She didn’t learn the complexities and the shame until a few years later — when she got filled in by the loving people at her church who told her, “If your Daddy loved Jesus enough — and loved YOU enough — he would not be gay.”

  • Eddy

    Of course, a number of us posting here disagree on whether homosexual behavior is sin (or is always sin). Still, the preceding examples reminded me of two situations from my Bible school days.

    In the first situation, I was working my way through Bible school on a small farm. They sent me and another guy over to another site where the structure needed painting. My painting partner, another student, began probing me with questions as we painted. He wanted my ‘testimony’ and I gave it to him…with no holds barred. Even as I was going into detail that I rarely ever shared, I found that I couldn’t stop myself. Part of me screamed ‘you’re telling too much’ yet I had another inner prompting that said ‘go ahead’. Nothing made sense until I finished and he said “well, I guess I can tell you this…it’s something I’ve never told anyone”. He then proceeded to tell me that he used to have sex with animals. By God’s grace I didn’t drop the paint…I didn’t flinch…I didn’t even pause. “So, God knew all about that, right? When He reached out to you and saved you, He knew all that, right? What does that tell you?” I allowed him time to respond…the reality sinks in better that way…and then I reinforced. “People will judge…people have their own sin-meters ranking one more offensive than another…but it means nothing. God’s the one in charge. He drew you; He called you; He saved you…and you had nothing hidden from Him. Never forget that.”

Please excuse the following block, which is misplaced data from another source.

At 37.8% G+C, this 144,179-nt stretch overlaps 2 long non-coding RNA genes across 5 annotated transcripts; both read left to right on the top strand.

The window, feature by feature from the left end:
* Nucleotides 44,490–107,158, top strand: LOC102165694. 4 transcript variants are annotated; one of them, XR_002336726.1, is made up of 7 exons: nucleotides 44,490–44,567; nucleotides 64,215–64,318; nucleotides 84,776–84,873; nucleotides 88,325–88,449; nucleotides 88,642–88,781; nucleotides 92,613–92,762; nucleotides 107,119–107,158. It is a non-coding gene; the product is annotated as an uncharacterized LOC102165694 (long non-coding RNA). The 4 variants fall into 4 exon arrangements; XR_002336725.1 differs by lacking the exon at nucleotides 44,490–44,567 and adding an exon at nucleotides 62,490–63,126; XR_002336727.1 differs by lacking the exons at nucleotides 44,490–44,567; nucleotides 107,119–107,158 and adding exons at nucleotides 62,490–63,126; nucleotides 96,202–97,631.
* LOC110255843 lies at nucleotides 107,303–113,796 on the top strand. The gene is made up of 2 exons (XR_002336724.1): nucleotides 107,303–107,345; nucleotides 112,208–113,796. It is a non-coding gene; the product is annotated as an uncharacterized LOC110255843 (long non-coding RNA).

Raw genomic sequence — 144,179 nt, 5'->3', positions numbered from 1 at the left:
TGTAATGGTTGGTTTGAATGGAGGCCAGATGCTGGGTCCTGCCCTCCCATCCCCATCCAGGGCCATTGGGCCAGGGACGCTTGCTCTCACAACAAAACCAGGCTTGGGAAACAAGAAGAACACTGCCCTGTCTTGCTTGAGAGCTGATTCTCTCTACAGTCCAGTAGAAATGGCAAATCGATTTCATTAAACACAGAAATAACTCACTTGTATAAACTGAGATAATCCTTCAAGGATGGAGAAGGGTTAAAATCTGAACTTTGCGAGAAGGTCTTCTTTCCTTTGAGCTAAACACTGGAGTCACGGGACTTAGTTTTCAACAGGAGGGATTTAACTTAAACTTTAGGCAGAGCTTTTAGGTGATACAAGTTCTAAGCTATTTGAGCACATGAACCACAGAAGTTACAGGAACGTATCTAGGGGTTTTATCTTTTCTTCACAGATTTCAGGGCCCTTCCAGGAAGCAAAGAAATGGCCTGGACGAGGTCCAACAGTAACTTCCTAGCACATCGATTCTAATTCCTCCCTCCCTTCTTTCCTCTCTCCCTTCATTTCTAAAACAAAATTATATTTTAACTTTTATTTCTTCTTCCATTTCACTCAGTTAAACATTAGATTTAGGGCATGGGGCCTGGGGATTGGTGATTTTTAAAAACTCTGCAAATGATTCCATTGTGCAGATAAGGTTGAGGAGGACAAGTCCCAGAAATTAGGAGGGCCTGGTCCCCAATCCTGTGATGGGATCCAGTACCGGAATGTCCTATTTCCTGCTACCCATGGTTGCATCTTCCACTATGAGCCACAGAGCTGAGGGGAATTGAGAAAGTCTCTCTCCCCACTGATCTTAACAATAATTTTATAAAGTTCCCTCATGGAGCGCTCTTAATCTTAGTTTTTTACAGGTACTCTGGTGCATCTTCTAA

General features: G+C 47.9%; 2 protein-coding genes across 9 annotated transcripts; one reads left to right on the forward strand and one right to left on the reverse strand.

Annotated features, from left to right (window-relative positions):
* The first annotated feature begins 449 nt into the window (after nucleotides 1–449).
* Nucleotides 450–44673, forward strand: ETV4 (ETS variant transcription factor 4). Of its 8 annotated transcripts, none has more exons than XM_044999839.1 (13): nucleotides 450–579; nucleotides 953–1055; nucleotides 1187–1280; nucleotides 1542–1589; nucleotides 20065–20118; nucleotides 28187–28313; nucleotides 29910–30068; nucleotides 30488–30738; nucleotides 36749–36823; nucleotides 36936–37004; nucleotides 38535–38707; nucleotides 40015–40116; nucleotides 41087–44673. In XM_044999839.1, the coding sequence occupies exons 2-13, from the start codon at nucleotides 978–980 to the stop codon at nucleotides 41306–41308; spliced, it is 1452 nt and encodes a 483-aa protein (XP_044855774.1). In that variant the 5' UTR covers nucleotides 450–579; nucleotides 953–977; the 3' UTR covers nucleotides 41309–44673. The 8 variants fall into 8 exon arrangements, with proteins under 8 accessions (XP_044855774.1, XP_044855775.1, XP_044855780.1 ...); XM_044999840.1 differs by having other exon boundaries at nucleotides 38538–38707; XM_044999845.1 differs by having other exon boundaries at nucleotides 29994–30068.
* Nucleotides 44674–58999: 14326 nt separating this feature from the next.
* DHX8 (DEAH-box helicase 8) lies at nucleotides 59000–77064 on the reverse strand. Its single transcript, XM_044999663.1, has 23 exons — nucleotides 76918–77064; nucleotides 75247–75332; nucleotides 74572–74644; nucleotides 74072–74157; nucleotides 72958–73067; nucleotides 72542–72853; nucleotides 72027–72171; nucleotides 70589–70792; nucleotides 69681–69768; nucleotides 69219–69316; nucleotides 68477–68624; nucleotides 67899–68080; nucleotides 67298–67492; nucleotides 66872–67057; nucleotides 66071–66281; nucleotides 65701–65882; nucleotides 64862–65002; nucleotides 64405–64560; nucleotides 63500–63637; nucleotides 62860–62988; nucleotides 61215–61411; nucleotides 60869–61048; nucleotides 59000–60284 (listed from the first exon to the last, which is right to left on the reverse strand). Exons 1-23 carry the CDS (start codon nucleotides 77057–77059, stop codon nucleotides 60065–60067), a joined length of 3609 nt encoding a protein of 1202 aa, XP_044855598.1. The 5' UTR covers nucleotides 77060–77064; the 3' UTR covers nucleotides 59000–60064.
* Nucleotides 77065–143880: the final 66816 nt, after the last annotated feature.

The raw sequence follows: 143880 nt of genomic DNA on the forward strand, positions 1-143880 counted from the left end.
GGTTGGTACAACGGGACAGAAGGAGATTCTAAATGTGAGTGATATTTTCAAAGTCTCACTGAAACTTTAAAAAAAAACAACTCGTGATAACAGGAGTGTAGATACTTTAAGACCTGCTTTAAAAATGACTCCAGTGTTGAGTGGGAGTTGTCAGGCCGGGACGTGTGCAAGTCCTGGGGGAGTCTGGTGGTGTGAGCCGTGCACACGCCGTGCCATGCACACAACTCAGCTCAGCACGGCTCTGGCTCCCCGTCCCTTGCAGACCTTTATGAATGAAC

In the second situation, I had lost sight of that reality for myself. I was in my second year of Bible school and found myself ‘madly in love’ with my ministry co-leader. I’d pass him in the hall and my heart would pound…my heart would race…my skin would flush.(Besides having him as a prayer partner and confidant, I had seen him altogether naked in the showers on a ministry road trip a week or two prior.) Seeing him would provoke all those responses; not seeing him would send my brain into overdrive…when will I see him, where will we be, what will I say, what will he say, how can I have him for my own? I was more or less famous for my transparency. Even though I couldn’t talk about this, my closest friends could see that something was troubling me deeply. It went on for several days. I confided in one friend and his response was that I was the victim of confused feelings. I had grown to truly love my ministry partner and it was only natural that this would tap into and blur with the sexualized love from my memories. With that bit of a break, I met with my ministry partner, the object of my affections, and confided why I’d been acting so strangely. Rather than shunning me when I admitted I had fallen in love with him, he said ‘Y’know, you’re beating yourself up right now. You’re ashamed that you’re having such feelings but think about it man. If I was living in the girl’s dorm…if I was faced with my ‘past sin’ walking around in front of me every day in bra and panties, I would have caved a long time ago. But here you are…second year already and this is the first major struggle I’m aware of. You’re kicking yourself and that’s just not right. I’m flattered that you love me, man, and that you think I’m attractive…and I accept the Jesus part but we both know that the other part isn’t supposed to be. Let’s pray.” He then took my hands into his and prayed.